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Korg MS-20 Mini Monophonic Synthesizer Reviews
I got one of these the other day and it's a wonderful little synth. Great sounds with plenty of options. Does it look strange? No! Keys are fine, knobs are fine! Would it have been better 100% size of the MS20? Possibly!
As above the 3.5mm patch cables are a bit of a let down, especially on the main out. Do buy yourself a Mono 3.5mm Mini Jack to 6mm mono Jack Cable or even two if you think you are going to use the signal in.
It is a players synth, monophonic, no stored patches. Very limited midi! It transmits or receives midi notes on/off. Yes, you can control it from your midi keyboard through a DAW. But don't expect to twiddle some knobs on your midi controller and the MS20 mini to react.
Saying that like the original it is wonderful.
As it's almost impossible to get your hands on one before purchasing I thought I'd give a short review to help you make up your mind...
There's an excellent review on soundonsound.com which pretty much covers everything but there's a couple of points I thought I'd mention which stand out.
It sounds FANTASTIC. It growls, howls, screams and shouts as you'd expect. There's some lovely sub bass and it's just really good fun to have all the knobs to hand.
As it obviously doesn't have any presets you really dig into the sound and use it as a synthesiser as opposed to a soundbank.. I have the ipad version and have used the Korg Legacy version but have never really got to grips with the patch bay. After a couple of weeks my expertise has increased exponentially and I really enjoy messing with the sounds. This is something I tend not to do with softsynths - they're simply too torturous to tweak for long periods. Once you've played with this for a while you'll understand exactly what I mean....
You can probably get exactly the same sounds (or close enough) from the legacy collection or iPad version, but would you have spent as long discovering them? - definitely not. So in reality you'll get so much more from this than the software versions. I used the presets in the iPad version to teach me how to get started. It's much easier than the crazy diagram on the patch panel would lead you to believe.
Of course it's monophonic and there's a plethora of other synths you can get with presets galore, MIDI CC control, multitimbral.. but the sounds on this knock their socks off.
The down side:
Firstly the size... it's quoted as being 83% of the original size, which doesn't sound too different from the original. It does, however, definitely feel 'mini'. There's a reason why it's not called the MS20 'a bit smaller'. Next to my other keyboards it is diminutive. The keys are weird in that they are not mini in the same way as eg the microkorg (which I also own), which are short and stubby. The MS20 mini keys are scaled down versions of normal sized keys which means they look thin - it looks a little like a model of a keyboard - rather than an actual synth.
Can you play it? - yes, no problem, even with my fat fingers!! it just doesn't look as moody and imposing as it sounds.
It took a little while to get used to the look of it but to be honest now I couldn't care lessâ?¦ plus it fits on my rack next to the voyager. A full size MS20 wouldn't â?¦ it would require another stand, so the size also has it's benefits..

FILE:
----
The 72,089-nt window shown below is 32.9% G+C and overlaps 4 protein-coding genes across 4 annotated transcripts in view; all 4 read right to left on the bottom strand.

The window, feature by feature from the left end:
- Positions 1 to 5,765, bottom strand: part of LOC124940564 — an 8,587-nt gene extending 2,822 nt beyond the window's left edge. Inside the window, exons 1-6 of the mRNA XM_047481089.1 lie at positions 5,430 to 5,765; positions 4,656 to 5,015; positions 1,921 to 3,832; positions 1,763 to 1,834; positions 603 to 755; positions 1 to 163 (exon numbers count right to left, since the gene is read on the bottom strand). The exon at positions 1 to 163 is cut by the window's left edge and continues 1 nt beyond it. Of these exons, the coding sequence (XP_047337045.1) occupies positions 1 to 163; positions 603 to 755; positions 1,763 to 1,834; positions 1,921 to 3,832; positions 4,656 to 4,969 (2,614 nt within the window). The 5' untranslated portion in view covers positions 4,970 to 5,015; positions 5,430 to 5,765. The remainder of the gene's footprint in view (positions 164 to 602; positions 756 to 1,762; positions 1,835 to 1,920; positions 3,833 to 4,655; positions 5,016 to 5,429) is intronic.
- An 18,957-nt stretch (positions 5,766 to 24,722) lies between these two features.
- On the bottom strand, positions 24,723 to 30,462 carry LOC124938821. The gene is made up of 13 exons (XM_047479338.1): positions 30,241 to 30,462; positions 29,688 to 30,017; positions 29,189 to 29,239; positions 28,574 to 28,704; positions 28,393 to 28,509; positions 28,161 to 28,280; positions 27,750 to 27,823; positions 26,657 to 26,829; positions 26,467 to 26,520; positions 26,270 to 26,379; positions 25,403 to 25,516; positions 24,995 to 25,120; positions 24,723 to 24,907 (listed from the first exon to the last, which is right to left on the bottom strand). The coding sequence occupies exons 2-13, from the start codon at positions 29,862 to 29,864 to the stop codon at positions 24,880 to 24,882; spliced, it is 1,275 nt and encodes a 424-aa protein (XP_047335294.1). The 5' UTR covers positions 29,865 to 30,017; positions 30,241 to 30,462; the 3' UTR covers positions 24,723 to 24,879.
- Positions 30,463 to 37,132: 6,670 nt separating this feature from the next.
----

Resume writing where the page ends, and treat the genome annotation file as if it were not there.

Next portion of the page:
The 3.5mm patch cables are the main let down, especially for the main output.
When I originally set it up I used a standard 6.3mm jack lead with a 3.5 to 6.3mm adaptor. This resulted in the lead sticking out really far - to such an extent I was worried that knocking the lead would break the output. The lead was easily knocked as it got in the way of my hand. The weight of the adaptor and lead was causing the sound to crackle. My top tip here is to buy a 3.5 to 6.3mm jack lead before getting it out of the box. These are much lighter and flexible so can be manoeuvred out opt the way more easily. Have your adaptors in the desk/amp where they are less likely to get knocked.
Once I sorted this I've been less bothered by the 3.5mm connections, but would much prefer standard jack cables, especially when using inputs from other sources, which will always need an adaptor.
The other issue I've noticed mentioned a few times on the web is the quality of the knobs. They're not great - the main filter knobs are OK but the rest feel a little flimsy, especially compared against my moogs which are rock solid. As I only intend to use it in the studio I'm sure this won't be a problem, but not so sure for on the road. I guess there's a lot of other stuff using similar knobs, so probably not an issue, I would hope Korg would know what they're doing!!
My only real gripe about the sound is that they could have so easily added PWM - there's even room on the front panel in the modulation section to add oneâ?¦ I know it's a replica - but it's really annoying that they never put this in, it could have made it so much more powerful. But hey ho it is what it is.
Considering I was looking at paying twice as much for a 30 year old second/third/fourth/fifth hand instrument I feel like I've got a bargain. Would I prefer it to be larger, better build quality with full size jacks? Yes. Would I pay another Â£100 for this?. Yes. Would anyone else? ..Erm â?¦not sure. At Â£600 it would be getting into Slim Phatty territory which would reduce a somewhat limited market considerably, so they probably wouldn't have gone to the trouble of manufacturing it â?¦ and I'd be looking at spending another Â£500 on an old one.
Did I send it back? - No!!
Do I keep on walking into the studio for another little fiddle? â?¦ Yes!! absolutely.
BTW the guys at Dolphin are really helpful. If you're unsure of something it's worth giving them a call.
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